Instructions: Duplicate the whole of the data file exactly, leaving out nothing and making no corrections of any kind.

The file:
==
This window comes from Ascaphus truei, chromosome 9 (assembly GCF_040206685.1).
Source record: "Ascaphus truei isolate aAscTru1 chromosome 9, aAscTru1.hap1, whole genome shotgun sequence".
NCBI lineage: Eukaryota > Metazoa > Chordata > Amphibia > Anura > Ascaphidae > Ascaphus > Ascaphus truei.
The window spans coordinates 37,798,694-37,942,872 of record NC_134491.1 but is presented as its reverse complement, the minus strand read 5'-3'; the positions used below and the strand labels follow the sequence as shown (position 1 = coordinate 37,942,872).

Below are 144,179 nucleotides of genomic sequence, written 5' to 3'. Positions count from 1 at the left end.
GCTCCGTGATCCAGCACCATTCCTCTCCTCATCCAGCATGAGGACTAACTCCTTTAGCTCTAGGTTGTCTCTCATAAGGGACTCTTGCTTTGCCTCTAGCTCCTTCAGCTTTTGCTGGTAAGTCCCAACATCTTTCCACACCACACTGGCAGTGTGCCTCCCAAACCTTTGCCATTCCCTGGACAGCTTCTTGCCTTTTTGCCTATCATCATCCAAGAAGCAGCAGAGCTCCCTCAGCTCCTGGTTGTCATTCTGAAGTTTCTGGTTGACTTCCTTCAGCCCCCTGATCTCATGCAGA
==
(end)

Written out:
This window comes from Ascaphus truei, chromosome 9 (assembly GCF_040206685.1).
Source record: "Ascaphus truei isolate aAscTru1 chromosome 9, aAscTru1.hap1, whole genome shotgun sequence".
NCBI lineage: Eukaryota > Metazoa > Chordata > Amphibia > Anura > Ascaphidae > Ascaphus > Ascaphus truei.
The window spans coordinates 37,798,694-37,942,872 of record NC_134491.1 but is presented as its reverse complement, the minus strand read 5'-3'; the positions used below and the strand labels follow the sequence as shown (position 1 = coordinate 37,942,872).

Below are 144,179 nucleotides of genomic sequence, written 5' to 3'. Positions count from 1 at the left end.
GCTCCGTGATCCAGCACCATTCCTCTCCTCATCCAGCATGAGGACTAACTCCTTTAGCTCTAGGTTGTCTCTCATAAGGGACTCTTGCTTTGCCTCTAGCTCCTTCAGCTTTTGCTGGTAAGTCCCAACATCTTTCCACACCACACTGGCAGTGTGCCTCCCAAACCTTTGCCATTCCCTGGACAGCTTCTTGCCTTTTTGCCTATCATCATCCAAGAAGCAGCAGAGCTCCCTCAGCTCCTGGTTGTCATTCTGAAGTTTCTGGTTGACTTCCTTCAGCCCCCTGATCTCATGCAGA